But some did not believe that something like pi needed a definition.
In their mind it had always been there, sitting on the left hand of God.

Tuesday, March 13, 2012

The field of dreams is becoming a nightmare.

In California's Greek Tragedy by MICHAEL J. BOSKIN and JOHN F. COGAN the authors seem to be saying that when it comes to the welfare state it really is true that "If you build it, they will come."

...California's rising standards of living and outstanding public schools and universities once attracted millions seeking upward economic mobility. But then something went radically wrong as California legislatures and governors built a welfare state on high tax rates, liberal entitlement benefits, and excessive regulation. The results, though predictable, are nonetheless striking. From the mid-1980s to 2005, California's population grew by 10 million, while Medicaid recipients soared by seven million; tax filers paying income taxes rose by just 150,000; and the prison population swelled by 115,000.

California's economy, which used to outperform the rest of the country, now substantially underperforms. The unemployment rate, at 10.9%, is higher than every other state except Nevada and Rhode Island. With 12% of America's population, California has one third of the nation's welfare recipients.

Monday, March 12, 2012

a bit more on the fragility of democracy

A thought experiment from Biting my Tongue in support of The fragility of democracy which appeared here Feb. 28.

According to the most recent data from the Congressional Budget Office, the bottom 50% of all income earners pay just 3.4% of the taxes collected! Conversely, the top 20% of income earners pay a whopping 85% of the taxes collected. In other words, 80% of income earners contribute a miserable 15% of the taxes collected! When you consider that this lower income bracket is totally dominated by politicians that overwhelmingly favor wealth redistribution, Americans are now able to “vote themselves money.” One is left to wonder if we have already begun to “herald the end of the republic.”

... Years ago, I came across a great analogy to our system of taxes. The story has been printed and e-mailed many times in different formats, but the basic concept remains unchanged. Although the origins of the story are unknown, everyone agrees that the good ole federal government clearly provided the inspiration.

Here it is:

Every evening, the same 10 friends eat dinner together, family style, at the same restaurant. The bill for all 10 comes to $100. They always pay it the way we pay taxes:
• The first four are poor and pay nothing.
• The fifth pays $1.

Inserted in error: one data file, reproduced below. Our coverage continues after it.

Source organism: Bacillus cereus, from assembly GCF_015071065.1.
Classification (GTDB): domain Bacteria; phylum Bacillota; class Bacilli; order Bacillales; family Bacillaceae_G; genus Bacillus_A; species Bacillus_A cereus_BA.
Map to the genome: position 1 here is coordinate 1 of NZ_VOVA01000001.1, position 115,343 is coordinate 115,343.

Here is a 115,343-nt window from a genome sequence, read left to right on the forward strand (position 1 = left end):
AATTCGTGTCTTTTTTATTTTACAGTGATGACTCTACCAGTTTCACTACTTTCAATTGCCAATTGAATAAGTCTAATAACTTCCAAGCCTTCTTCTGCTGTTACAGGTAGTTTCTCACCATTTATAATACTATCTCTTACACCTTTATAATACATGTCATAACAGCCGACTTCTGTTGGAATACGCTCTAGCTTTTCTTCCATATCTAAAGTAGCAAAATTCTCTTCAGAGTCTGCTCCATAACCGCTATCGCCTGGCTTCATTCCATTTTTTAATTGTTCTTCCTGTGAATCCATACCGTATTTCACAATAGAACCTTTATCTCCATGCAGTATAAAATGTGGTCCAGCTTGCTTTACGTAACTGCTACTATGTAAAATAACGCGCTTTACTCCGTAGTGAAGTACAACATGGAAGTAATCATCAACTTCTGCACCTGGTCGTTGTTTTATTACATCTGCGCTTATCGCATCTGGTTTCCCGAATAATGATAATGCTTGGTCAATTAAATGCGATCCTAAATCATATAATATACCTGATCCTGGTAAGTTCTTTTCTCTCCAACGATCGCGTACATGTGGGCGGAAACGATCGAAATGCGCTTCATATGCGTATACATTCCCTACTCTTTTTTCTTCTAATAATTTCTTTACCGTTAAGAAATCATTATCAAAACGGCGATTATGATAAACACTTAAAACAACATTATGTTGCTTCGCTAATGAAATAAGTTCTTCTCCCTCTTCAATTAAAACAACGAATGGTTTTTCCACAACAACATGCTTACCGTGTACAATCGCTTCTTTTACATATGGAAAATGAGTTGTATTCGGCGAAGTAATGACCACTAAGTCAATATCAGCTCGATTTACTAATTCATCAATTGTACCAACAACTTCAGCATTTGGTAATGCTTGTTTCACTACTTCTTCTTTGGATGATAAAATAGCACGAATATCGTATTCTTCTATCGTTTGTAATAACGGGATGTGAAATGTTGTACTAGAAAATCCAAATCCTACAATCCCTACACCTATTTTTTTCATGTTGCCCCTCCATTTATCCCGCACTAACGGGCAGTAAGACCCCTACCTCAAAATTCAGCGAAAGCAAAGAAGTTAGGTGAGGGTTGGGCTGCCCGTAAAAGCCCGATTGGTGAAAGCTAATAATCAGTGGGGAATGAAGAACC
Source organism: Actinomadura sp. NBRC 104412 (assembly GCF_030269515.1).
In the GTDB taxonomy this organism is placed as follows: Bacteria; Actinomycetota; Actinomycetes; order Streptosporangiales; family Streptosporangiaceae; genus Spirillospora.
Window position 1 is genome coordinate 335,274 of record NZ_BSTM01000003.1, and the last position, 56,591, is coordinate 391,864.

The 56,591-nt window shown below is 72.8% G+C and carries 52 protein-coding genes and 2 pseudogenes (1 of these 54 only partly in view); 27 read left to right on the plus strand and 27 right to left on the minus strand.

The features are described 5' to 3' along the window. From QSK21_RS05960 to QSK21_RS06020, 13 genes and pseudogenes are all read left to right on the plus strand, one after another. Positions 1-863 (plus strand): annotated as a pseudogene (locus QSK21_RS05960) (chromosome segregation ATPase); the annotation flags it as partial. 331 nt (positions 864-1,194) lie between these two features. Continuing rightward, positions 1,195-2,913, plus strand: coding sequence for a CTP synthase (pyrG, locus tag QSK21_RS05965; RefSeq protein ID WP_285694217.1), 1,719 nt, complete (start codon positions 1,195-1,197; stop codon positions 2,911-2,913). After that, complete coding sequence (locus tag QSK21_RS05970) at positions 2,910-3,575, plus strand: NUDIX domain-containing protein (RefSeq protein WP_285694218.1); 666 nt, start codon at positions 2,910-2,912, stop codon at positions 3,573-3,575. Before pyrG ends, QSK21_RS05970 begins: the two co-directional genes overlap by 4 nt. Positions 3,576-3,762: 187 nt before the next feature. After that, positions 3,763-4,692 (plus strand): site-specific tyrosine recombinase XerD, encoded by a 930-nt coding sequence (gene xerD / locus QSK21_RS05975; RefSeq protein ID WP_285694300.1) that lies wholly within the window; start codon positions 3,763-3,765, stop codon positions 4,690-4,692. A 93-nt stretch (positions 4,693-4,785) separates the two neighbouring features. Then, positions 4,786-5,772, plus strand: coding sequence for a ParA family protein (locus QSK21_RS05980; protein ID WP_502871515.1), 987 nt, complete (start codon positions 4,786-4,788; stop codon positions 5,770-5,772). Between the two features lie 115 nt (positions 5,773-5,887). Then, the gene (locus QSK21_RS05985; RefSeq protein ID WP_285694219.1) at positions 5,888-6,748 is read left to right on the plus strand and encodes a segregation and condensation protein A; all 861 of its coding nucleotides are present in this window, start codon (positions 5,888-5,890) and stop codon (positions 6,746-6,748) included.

• The sixth pays $3.
• The seventh, $7
• The eighth, $12.
• The ninth, $18.
• The 10th, (the most well-to-do) pays $59.

One night the restaurant owner announces that because they're such good customers, he's dropping their group dinner bill to $80. Let's call that a tax cut. They want to continue paying their bill as we pay taxes. So the four poorest men still eat free. But if the other six split the $20 tax cut evenly, each would save $3.33. That means the fifth and sixth men would end up being paid to eat. The restaurant owner works out a plan: The fifth man eats free; the sixth pays $2; the seventh, $5; the eighth, $9; the ninth, $12; and the 10th guy pays $52. All six are better off than before, and the four poor guys still eat for nothing. The trouble starts when they leave the restaurant and begin to compare what they reaped from the $20 cut. "I only got a dollar of it," says the sixth man, "but he (pointing at No. 10) got $7." The fifth guy, who also saved a dollar by getting his meal free, agrees that it's not fair for the richest to get seven times the savings as he. No. 7, grousing that the wealthy get all the breaks, points out that he only got two bucks. "Wait a minute," the first four poor guys yell in unison. "We didn't get anything at all. The system exploits the poor!"

PS I support graduated income taxes - I even support an increase in taxes, but I am offended when tax cuts are described the way they are by Democratic Politicians. They are either intellectually dishonest or stupid. (That is a mathematical 'or'.)

Friday, March 9, 2012

My Tenure Biennium review

There is a review of the book My Tenure Biennium in the March 9th issue of The Murray State News.

Tuesday, March 6, 2012


A friend sent me an exchange between two people from the right and left. I include a bit from each side to give you the flavor of it, and then include my thoughts.

The righty wrote: "It's easy to dismiss individual programs that benefit non-citizens until they're put together and this picture emerges. Someone did a lot of research to put together all of this data. Often these programs are buried within other programs making them difficult to find." .... there then followed a lot of data about how immigrants were destroying the country under the title: WHY is the USA BANKRUPT? It looked like one of those rabid things that you sometimes get in an email and drop in the trash.